Friends And Colleagues Remember Slain Regional Transportation Official | WAMU 88.5 - American University Radio

WAMU 88.5 : News

Friends And Colleagues Remember Slain Regional Transportation Official

Play associated audio

Alexandra Police continue to investigate the murder of a prominent transportation official. Ron Kirby, a top planner at the Metropolitan Washington Council of Governments, was found shot to death inside his home Monday afternoon by a relative.

The news shocked friends and colleagues who had worked with Kirby over his 27 years at the Council of Governments. While there, the native of Australia faced a daunting task: figure out how to loosen the grip of traffic congestion on the Washington metropolitan area.

As the group's top transportation planner, he brought together the most influential elected officials in the region to support a multi-modal approach: not only more roads, but more public transit, more bicycling and walking, too.

"When you start looking at particular locations, you have to take into account the characteristics of that particular area," he said last Wednesday in the final of many interviews he gave WAMU 88.5, talking about the importance of developing land around Metro stations into walkable neighborhoods where residents don't need to own cars.

At the Council of Governments, he is being remembered as a genius in the transportation planning field who valued the input of ordinary citizens. "His deep knowledge and his wise counsel assisted local, state, and national officials in reaching consensus on major issues over these decades," said Chuck Bean, the council's executive director.

Stewart Schwartz at the Coalition for Smarter Growth called Kirby's death a "significant and tragic loss for our region."

"He very strongly supported this multi-modal future that we need to have where we focus not just on roads but on transit, and local streets, and walking and biking," said Schwartz.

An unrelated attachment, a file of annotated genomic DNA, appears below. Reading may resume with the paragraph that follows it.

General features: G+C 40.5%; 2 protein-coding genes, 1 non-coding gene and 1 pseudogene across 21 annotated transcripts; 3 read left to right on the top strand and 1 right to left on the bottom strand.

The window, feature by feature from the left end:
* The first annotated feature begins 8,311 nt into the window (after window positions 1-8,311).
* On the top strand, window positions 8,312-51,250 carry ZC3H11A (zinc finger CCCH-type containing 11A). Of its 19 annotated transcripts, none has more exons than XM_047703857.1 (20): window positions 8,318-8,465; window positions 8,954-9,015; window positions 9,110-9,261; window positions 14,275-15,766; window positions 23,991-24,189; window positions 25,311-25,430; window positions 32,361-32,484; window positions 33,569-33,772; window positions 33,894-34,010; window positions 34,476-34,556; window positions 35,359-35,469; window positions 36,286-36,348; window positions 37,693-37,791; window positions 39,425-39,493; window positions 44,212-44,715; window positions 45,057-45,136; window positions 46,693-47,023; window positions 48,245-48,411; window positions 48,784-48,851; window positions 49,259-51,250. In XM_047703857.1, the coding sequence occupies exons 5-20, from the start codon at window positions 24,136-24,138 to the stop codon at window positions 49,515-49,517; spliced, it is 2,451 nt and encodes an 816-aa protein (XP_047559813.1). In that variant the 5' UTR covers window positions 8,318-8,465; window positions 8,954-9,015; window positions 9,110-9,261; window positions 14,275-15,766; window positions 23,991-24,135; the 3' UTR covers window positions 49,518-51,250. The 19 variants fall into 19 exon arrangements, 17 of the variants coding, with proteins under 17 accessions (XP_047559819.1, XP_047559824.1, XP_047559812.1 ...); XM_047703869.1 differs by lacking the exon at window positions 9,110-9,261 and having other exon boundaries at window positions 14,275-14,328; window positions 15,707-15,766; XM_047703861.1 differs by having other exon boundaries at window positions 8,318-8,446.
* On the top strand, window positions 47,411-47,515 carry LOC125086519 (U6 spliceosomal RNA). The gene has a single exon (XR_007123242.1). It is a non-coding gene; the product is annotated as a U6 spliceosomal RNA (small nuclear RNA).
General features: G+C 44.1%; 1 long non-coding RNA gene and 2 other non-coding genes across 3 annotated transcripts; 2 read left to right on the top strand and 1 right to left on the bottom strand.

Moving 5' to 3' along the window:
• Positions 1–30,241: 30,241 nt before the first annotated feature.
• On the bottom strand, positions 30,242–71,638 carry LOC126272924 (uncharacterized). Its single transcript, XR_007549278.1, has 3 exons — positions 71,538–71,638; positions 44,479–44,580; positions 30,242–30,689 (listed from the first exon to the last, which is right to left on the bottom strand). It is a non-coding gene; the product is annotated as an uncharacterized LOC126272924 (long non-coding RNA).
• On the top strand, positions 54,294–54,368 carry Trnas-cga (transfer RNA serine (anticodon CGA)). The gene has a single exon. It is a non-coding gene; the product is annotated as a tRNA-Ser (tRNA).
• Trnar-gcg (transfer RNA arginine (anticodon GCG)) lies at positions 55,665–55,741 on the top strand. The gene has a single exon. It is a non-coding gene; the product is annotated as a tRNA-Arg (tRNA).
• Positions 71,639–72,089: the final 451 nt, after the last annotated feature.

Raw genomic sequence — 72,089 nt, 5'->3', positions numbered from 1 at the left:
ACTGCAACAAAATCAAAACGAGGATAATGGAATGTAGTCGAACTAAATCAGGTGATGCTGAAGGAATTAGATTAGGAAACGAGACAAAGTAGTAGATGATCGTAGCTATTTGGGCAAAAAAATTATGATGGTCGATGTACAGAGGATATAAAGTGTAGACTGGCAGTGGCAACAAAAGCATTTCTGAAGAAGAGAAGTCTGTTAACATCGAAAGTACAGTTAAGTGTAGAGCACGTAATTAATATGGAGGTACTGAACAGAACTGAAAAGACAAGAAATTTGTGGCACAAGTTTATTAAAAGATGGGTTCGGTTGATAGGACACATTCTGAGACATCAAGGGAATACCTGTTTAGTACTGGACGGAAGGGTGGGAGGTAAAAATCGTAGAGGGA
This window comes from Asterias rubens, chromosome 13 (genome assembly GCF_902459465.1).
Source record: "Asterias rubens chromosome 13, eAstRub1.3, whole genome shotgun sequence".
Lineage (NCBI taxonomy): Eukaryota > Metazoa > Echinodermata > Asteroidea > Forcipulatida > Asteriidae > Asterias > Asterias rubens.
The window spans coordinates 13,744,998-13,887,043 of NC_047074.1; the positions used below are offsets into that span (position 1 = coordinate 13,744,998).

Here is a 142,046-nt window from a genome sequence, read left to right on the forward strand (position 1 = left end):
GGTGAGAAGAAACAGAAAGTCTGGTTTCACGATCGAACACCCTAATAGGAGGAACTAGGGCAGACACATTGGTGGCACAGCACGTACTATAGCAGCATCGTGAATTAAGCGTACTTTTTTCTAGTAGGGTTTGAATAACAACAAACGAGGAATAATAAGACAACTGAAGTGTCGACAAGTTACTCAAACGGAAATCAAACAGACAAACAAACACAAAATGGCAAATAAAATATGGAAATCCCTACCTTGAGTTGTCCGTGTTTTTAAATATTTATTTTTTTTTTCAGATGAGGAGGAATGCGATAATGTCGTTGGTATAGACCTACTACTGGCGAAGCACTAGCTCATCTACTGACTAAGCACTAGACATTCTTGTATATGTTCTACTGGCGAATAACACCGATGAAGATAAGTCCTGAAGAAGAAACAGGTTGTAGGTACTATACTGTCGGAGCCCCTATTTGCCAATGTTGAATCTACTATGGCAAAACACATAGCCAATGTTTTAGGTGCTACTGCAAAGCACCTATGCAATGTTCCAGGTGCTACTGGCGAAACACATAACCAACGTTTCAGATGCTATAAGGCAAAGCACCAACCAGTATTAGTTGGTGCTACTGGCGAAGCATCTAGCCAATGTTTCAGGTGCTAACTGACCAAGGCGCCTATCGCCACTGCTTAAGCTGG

Kirby was 69. He is survived by his wife and two children.

NPR

Wounded Bull-Runner: 'If You Run Long Enough, You Get Gored'

Bill Hillmann, a writer from Chicago, contributed to the book Fiesta: How to Survive the Bulls of Pamplona. He was gored at this year's running of the bulls in that city, but says he plans to return.
NPR

What If The World Cup Were Awarded For Saving Trees And Drinking Soda?

We thought you'd get a kick out of seeing how the four teams in the final World Cup matches stack up in global health and development.
NPR

What Could $100 Million Buy You — Besides Campaign Ads In Kentucky?

Spending on the Kentucky Senate race might reach $100 million. So what else could that get you in the Bluegrass State? NPR's Tamara Keith finds out when she calls up some local business owners.
NPR

Looking For Free Sperm, Women May Turn To Online Forums

Bypassing commercial sperm banks, thousands are logging on to websites where women can connect with men at no cost. Anecdotes abound, but the scope of the unregulated activity is unclear.

Leave a Comment

Help keep the conversation civil. Please refer to our Terms of Use and Code of Conduct before posting your comments.